The government confirmed the meeting in a statement to the press. 

“The ministers appreciate Mr. Durocher’s advocacy on this issue and welcomed the opportunity to further this important conversation.”

Kaeding maintains the government's action plan released in May aims to address high suicide rates across the province.

Durocher called the visit “an attempt at condescension and intimidation” and “a disgusting display of indifference and heartlessness” on the part of ministers Carr and Kaeding.  

“I respectfully asked them to leave because I was tired of hearing small numbers thrown around, like $1.2 million for their Pillars of Life suicide prevention strategy. (That) probably doesn't cover the travel budget for a handful of psychologists,” Durocher said. 

Glover said that in 2020-21, the government is investing a record $435 million in mental health and addictions services and supports across Saskatchewan.

The government said it will continue working to implement Pillars for Life and “engage the FSIN (Federation of Sovereign Indigenous Nations), Métis Nation-Saskatchewan, Northern leaders and front-line workers to seek solutions to prevent suicide in communities across Saskatchewan.”

Durocher said that’s not enough. He called on Kaeding to visit northern Saskatchewan and engage with front-line workers on the ground. 

“Why not a consultation with the emergency response teams and the people working on the front lines with the demographics we are trying to save, as is (Kaeding’s) job,” Durocher said.  

“It needs to be people who actually work with the demographics we’re trying to save,” Durocher said. “People like this man I met in Montreal Lake who they call Cowboy.

“Cowboy drives around Montreal Lake and he’s on the crisis response team there, and he’s been part of that for many years. He goes to houses when people are ready to commit suicide and he stops them… His voice is very meaningful because he’s experienced that. He’s lived that, and he’s worked that. Those are the voices we need.”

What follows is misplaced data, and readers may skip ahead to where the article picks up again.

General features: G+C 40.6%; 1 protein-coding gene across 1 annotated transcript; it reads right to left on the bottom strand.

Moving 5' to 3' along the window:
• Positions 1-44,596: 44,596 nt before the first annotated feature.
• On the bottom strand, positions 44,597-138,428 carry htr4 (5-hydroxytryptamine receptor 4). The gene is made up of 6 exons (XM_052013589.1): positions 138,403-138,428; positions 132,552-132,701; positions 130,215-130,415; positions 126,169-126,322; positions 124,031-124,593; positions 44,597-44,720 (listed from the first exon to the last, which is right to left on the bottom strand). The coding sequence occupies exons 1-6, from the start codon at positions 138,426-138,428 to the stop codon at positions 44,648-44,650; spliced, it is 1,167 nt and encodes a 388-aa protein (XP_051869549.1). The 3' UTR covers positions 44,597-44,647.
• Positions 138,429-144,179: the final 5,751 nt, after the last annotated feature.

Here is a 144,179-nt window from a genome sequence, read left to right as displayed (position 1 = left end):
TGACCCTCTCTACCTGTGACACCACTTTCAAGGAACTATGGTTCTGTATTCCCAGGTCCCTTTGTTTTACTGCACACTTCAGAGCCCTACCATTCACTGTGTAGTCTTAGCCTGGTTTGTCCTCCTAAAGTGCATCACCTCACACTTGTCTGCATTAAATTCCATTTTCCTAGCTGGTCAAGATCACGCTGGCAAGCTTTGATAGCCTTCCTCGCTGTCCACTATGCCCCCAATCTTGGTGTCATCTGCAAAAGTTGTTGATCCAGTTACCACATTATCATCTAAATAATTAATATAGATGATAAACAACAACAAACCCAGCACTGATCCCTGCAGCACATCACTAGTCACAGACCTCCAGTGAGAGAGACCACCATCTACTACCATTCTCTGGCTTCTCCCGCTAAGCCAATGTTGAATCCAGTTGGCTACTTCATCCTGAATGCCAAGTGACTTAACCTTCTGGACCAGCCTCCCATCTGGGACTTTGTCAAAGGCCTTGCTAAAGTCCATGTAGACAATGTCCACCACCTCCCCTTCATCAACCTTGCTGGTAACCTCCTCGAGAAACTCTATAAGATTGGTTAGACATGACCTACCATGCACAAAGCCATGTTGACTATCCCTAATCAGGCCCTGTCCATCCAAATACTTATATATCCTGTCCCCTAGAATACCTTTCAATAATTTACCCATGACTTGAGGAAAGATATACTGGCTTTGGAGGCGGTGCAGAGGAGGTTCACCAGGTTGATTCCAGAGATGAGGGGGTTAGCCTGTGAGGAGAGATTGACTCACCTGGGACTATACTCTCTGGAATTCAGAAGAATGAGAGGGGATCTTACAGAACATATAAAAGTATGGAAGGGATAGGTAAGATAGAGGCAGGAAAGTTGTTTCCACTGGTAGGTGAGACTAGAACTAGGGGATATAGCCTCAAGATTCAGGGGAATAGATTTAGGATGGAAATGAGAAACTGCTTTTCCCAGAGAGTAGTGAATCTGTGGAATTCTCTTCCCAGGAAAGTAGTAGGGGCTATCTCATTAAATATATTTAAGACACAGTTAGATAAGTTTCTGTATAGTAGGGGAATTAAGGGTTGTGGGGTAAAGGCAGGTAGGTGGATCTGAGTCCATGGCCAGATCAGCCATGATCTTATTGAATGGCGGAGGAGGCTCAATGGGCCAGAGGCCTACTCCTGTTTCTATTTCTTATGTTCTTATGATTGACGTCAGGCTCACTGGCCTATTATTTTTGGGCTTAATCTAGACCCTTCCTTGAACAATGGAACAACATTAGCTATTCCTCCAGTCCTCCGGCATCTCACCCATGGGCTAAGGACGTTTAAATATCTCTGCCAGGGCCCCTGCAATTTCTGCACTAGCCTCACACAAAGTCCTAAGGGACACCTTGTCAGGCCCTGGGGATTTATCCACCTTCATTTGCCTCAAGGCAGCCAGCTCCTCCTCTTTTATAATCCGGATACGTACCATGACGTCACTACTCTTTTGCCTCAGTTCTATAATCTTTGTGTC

Glover said the five pillars of the plan align with those set out by the Mental Health Commission of Canada and include specialized supports. He said the plan calls for specific engagement with First Nations and Métis leadership as the work progresses.

“Ensuring a community-driven approach honours the fact that each community is unique and the solutions they present will produce meaningful change,” he said.

Durocher is to appear in court on Thursday for allegedly violating municipal bylaws by putting a tipi on the legislative lawn. 

He said he intends to file a human rights complaint if he and his tipi are removed.

“They are willing to violate Canada’s Charter of Rights and Freedoms, one of the highest laws, with a municipal bylaw,” Durocher said. 

Durocher said forcing him to leave would be a violation of the right to peaceful protest, the rights of Indigenous people to the land and religious practice.  

“We’re Indigenous and we have the legal sovereignty and foundational legal base to the lands we occupy and we, through treaties, allowed the settler establishment to exist on the legal foundation that is us and our sovereignty,” Durocher said. 

He said it’s insulting that Premier Scott Moe did not meet with him when he arrived at the steps of the legislature, especially because they are being asked to leave without meaningful consultation from land that’s originally theirs.   

“For them to not even let a couple of people from the north camp in a 24-foot diameter space on stolen lands, it’s less than ironic, it’s dark comedy.” 

“When I was evacuated at that time (the 2015 wildfires) with my friends, we slept in my minivan with family photo albums and the ashes of our grandmothers like we were homeless in Saskatoon, in city parking lots, because of a 'let it burn' policy. That 'let it burn' policy is an overt display of their indifference to the conditions of people in the northern half of this province.” 

Glover said that the province has met with representatives of the FSIN and Métis Nation-Saskatchewan to discuss Pillars for Life.

“We are appreciative of the work that went into the development of the Saskatchewan First Nations Suicide Prevention Strategy and look forward to working with Health Canada and First Nation communities to find solutions to address suicide in communities across the province,” Glover said.

Moe addressed the issue in the legislature in June and called Pillars of Life “the very first steps ... on a journey that we need to travel … together as individuals in communities right across this province.”

Durocher is urging voters to remember this when elections happen in November.

“The public will be voting in November and I hope this is fresh in their minds. That the administration that could have ended this any day chose not to,” Durocher said. 

“Casting a vote for politicians whose indifference goes to the depths of being lethal is not only irresponsible, it’s criminally negligent,” Durocher said.